It’s confession time. I’ve yet to be as impressed with a 2020 Tyrone barrel as I have with 2018-2020 Camp Nelson F barrels. Hell, I might even throw Camp Nelson A in that statement too. But then, maybe it’s unfair to compare these selections so bluntly. After all, they’re from completely different locations – Tyrone being on site and Camp Nelson off. But there are other differences. Take distillation, for example. 2018-2020’s Camp Nelson barrels were distilled at the old Wild Turkey facility (formerly Boulevard, Austin-Nichols, J.T.S. Brown & Sons, Anderson County Distilling Co., and Ripy Brothers). Conversely, each of the 2020 Tyrone barrels I’ve tasted were distilled at the significantly larger, state-of-the-art facility which launched in June 2011.
Now, before folks start getting wacky ideas and stirring up unfounded conspiracy theories, let’s remember that today’s treasured products like Wild Turkey 101 and Rare Breed contain considerable volumes of bourbon distilled on/after 2011. These everyday expressions are incredibly consistent at the highest quality and continue to maintain a cherished status among bourbon enthusiasts (old and new alike). Also, let’s not forget that virtually all of the current rye expressions (save for Master’s Keep Cornerstone) were almost surely distilled at the new facility – particularly the popular Rare Breed Rye.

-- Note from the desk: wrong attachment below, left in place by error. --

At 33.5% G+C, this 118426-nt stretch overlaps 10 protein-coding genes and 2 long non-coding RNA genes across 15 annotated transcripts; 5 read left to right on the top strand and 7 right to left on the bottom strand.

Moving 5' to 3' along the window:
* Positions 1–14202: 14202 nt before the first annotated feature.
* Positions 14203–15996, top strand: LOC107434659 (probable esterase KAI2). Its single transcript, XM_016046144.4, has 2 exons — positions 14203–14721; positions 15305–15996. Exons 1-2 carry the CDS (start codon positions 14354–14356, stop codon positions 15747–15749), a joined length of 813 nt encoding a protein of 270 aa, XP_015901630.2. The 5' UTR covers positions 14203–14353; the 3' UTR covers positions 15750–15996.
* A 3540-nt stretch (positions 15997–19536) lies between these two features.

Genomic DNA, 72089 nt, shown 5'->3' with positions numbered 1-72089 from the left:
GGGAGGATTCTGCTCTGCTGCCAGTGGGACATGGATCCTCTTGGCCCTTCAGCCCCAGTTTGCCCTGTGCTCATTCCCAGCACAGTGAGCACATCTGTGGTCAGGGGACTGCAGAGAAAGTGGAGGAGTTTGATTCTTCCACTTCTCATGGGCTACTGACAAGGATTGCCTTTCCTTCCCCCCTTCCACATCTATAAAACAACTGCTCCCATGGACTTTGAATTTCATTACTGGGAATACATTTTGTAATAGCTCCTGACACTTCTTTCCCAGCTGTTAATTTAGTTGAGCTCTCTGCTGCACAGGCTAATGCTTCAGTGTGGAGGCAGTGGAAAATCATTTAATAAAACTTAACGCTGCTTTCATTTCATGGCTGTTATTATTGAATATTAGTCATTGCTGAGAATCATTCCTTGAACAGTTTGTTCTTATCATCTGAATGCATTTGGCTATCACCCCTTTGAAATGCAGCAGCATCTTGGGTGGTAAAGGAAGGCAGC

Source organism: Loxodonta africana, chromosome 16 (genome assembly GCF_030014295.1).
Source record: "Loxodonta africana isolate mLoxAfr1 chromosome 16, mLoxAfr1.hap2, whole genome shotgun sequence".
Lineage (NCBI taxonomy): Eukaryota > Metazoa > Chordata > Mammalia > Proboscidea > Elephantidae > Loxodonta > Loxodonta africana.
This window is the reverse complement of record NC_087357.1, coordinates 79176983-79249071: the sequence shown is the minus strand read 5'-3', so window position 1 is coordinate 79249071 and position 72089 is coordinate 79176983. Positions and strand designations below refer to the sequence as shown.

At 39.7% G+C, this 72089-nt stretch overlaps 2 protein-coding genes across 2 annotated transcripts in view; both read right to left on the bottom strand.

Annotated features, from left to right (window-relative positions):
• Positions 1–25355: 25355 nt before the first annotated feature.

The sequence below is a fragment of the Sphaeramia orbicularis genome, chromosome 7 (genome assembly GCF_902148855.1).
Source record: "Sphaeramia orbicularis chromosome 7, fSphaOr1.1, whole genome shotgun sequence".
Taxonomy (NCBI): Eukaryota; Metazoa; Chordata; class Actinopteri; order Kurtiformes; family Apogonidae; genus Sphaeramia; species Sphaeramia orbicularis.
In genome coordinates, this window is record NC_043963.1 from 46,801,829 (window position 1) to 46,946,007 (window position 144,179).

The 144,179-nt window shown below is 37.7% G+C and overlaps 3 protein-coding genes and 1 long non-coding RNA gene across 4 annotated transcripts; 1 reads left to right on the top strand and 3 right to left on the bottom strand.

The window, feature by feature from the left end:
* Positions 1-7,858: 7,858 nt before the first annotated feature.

And then came Lincoln Road Package Store’s barrel #20-1209 from Tyrone’s historic rickhouse A. Spoiler: This one’s a game changer. When I first nosed this selection, I knew Jamie picked a winner (the taste and finish only confirming it). Simply put, it’s everything the modern Wild Turkey profile should be at eight years of age and stands as a testament to Jimmy and Eddie Russell’s dedication to craft. To go from a post-Prohibition-era distillery, to a twenty-first century, fully automated facility and end up with bourbon that tastes so remarkably “on brand,” that’s an achievement. It’s precisely what 101+ years of combined experience will get you.
While I could easily write an entire post on Jamie’s Tyrone A honey barrel, I thought it might be more interesting as a comparison review. Perhaps against a well-aged Camp Nelson barrel? Well, it just so happens that I’ve been sipping on the Bourbon Crusader’s 2020 Russell’s Reserve Single Barrel selection from Camp Nelson F. Aged ten years and loaded with signature Camp Nelson goodness, Jamie’s barrel likely won’t stand a chance against it. Or, will it? There’s only one way to find out. Let’s give these whiskeys a proper pour and see what happens.
Russell’s Reserve Single Barrel Bourbon (barrel #20-1209, rickhouse A, floor 4) – selected by Jamie Farris for Lincoln Road Package Store, Hattiesburg, MS – 110-proof, non-chill filtered KSBW – aged eight years, two months – distilled and bottled by the Wild Turkey Distilling Co., Lawrenceburg, KY
Tasted neat in a Glencairn after a few minutes rest …
Nose: (neo-classic modern WT) caramel apple, fragrant oak, maple syrup, toasted marshmallow, brown sugar, nutmeg, dark citrus, cinnamon candy, herbal spice
Taste: (creamy mouthfeel) vanilla frosting, zesty fruit, toffee, sweet charred oak, honey, apple-cinnamon, hints of lemon-pepper & leather